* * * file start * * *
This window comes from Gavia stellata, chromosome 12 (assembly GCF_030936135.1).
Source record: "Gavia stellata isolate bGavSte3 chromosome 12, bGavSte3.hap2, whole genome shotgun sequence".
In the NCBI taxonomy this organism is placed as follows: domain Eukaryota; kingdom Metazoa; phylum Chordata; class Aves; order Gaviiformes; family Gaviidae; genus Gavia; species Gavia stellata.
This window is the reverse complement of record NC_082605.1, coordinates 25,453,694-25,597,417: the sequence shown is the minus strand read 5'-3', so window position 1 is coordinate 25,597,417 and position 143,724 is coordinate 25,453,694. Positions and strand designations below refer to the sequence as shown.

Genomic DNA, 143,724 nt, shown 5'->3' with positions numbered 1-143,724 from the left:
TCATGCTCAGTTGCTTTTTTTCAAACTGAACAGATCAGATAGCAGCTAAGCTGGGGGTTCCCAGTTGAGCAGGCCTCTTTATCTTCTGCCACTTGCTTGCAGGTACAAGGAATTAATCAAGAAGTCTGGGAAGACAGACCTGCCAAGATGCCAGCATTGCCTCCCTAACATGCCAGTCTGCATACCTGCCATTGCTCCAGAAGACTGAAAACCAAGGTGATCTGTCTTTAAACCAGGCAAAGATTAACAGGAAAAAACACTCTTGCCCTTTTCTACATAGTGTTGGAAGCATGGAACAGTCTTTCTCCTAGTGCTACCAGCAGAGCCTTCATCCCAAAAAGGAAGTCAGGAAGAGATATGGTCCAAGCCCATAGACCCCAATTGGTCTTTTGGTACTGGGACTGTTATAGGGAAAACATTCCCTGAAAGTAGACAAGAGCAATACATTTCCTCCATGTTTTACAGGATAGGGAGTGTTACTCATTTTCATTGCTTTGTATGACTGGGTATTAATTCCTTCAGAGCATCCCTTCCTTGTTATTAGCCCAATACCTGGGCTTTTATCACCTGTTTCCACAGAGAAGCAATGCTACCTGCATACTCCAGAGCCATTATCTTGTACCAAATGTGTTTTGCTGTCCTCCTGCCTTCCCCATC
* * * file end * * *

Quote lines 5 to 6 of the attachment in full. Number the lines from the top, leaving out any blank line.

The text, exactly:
Genomic DNA, 143,724 nt, shown 5'->3' with positions numbered 1-143,724 from the left:
TCATGCTCAGTTGCTTTTTTTCAAACTGAACAGATCAGATAGCAGCTAAGCTGGGGGTTCCCAGTTGAGCAGGCCTCTTTATCTTCTGCCACTTGCTTGCAGGTACAAGGAATTAATCAAGAAGTCTGGGAAGACAGACCTGCCAAGATGCCAGCATTGCCTCCCTAACATGCCAGTCTGCATACCTGCCATTGCTCCAGAAGACTGAAAACCAAGGTGATCTGTCTTTAAACCAGGCAAAGATTAACAGGAAAAAACACTCTTGCCCTTTTCTACATAGTGTTGGAAGCATGGAACAGTCTTTCTCCTAGTGCTACCAGCAGAGCCTTCATCCCAAAAAGGAAGTCAGGAAGAGATATGGTCCAAGCCCATAGACCCCAATTGGTCTTTTGGTACTGGGACTGTTATAGGGAAAACATTCCCTGAAAGTAGACAAGAGCAATACATTTCCTCCATGTTTTACAGGATAGGGAGTGTTACTCATTTTCATTGCTTTGTATGACTGGGTATTAATTCCTTCAGAGCATCCCTTCCTTGTTATTAGCCCAATACCTGGGCTTTTATCACCTGTTTCCACAGAGAAGCAATGCTACCTGCATACTCCAGAGCCATTATCTTGTACCAAATGTGTTTTGCTGTCCTCCTGCCTTCCCCATC